“I travelled to a boarding school on the other side of the country to enrol in class three. I was only 9 years old when I left the safety, comfort and familiar territory of my home & parents. The journey only took two days, but the physical and emotional change that took place was quite severe and permanent. It was common in the seventies to go to a cross country boarding school to continue education, in fact, to get a wholesome education with fellow students from all over Bhutan. The opportunity to learn, interact, make friends with boys and girls from various communities and cultures of a diverse Bhutan is truly a blessing. The classroom education of a boarding school was always said to be good.

However, it was the other activities, experience and pressure beyond the classroom that shaped us into maturity from a young age. Living in a dormitory, time regimented activities, having to bath in cold water, tolerating aggressive bullying at times, eating radish curry for almost a whole year, walking bare-feet for weeks when your slipper straps break off, being sick & alone in a huge hostel room, and being perpetually hungry are some of the big lessons we carried with us. The hostel days also gave us lifelong friendships, initiation into another language & culture, opportunity to pursue games and sports, play musical instruments and try our feet in dancing.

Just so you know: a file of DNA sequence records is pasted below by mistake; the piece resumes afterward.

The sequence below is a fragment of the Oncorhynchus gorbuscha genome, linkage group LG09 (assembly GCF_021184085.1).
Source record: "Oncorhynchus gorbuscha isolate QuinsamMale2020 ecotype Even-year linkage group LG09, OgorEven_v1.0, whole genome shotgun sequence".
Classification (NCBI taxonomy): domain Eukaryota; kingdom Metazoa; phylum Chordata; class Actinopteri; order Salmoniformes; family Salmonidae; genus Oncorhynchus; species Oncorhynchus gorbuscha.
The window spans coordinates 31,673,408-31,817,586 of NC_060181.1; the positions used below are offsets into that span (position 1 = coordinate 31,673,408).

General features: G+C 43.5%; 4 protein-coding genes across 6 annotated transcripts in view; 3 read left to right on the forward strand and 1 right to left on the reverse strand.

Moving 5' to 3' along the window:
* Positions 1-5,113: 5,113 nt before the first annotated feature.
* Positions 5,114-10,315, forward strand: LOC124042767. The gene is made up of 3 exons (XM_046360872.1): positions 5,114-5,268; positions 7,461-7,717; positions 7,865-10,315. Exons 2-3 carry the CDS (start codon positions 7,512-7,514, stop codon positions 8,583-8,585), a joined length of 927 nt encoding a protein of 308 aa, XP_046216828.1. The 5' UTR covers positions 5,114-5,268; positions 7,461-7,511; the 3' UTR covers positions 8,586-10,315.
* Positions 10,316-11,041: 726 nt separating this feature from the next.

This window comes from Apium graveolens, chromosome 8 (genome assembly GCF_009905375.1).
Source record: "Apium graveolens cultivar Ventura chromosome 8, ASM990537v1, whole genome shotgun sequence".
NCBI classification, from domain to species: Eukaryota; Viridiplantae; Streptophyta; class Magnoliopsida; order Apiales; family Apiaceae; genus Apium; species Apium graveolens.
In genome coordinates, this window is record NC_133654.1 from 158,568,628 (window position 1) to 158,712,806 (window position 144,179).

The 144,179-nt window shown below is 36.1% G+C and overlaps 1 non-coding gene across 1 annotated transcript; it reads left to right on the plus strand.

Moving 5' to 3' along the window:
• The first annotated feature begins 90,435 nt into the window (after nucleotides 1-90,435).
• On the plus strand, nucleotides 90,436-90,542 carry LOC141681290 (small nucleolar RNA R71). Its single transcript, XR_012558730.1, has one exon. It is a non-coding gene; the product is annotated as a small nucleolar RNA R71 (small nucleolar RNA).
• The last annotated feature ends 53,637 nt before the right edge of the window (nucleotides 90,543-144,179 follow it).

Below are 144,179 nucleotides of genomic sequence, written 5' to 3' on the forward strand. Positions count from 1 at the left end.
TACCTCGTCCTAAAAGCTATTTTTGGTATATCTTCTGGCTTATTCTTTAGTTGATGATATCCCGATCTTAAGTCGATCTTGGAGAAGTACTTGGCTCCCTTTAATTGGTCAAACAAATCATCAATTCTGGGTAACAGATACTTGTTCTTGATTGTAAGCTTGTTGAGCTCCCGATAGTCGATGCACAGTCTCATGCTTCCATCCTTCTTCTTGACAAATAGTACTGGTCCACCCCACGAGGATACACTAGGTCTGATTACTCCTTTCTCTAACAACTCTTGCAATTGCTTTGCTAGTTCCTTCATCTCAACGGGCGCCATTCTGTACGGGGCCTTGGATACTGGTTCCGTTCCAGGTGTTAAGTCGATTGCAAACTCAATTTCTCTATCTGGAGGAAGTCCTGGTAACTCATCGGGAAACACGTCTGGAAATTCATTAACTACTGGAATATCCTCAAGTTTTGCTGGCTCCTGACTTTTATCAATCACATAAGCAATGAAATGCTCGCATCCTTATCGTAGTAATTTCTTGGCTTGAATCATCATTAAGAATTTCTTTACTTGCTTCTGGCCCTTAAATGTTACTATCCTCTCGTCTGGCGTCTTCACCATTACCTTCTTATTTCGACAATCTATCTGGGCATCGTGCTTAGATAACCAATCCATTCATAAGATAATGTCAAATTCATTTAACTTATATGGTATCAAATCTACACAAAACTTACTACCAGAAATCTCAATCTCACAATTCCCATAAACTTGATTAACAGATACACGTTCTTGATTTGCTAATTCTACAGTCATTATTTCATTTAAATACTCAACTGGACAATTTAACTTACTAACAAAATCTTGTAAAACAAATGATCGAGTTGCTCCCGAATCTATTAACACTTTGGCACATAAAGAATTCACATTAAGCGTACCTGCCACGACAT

There are countless advantages and merits of boarding schools. But the fact is I went into a hostel as a child of 9 and came back with moustache at 23, having lived there for at least 9 out of 12 months, every year. I realise now that it took away the emotional bonding, love, and time of together with parents and siblings. I feel this estrangement is irreversible and all the familial love lost can never be actually recovered in this lifetime.

This story reflects an ordinary student’s life in the yesteryears. But such stories continue even today. While as parents we want the best education for our children, normally in distant and foreign locations, it is perhaps best to let them study near home until they complete secondary school. After that, the child is expected to ‘go away’ from home anyway, to pursue college or higher education. Believe me, the love, togetherness, closeness, confidence, safety, cultural values and etiquette the child learns at home would be a big complementary asset to their formal degree. They would learn everything under the universe, without necessarily severing the roots of their origin.

The circumstances I encountered were quite extraordinary – sometimes crippling, sometimes uplifting. The key message for me has been to take it one moment at a time – moving always the best foot forward, with a genuine wish to be the change that I want to see around.”

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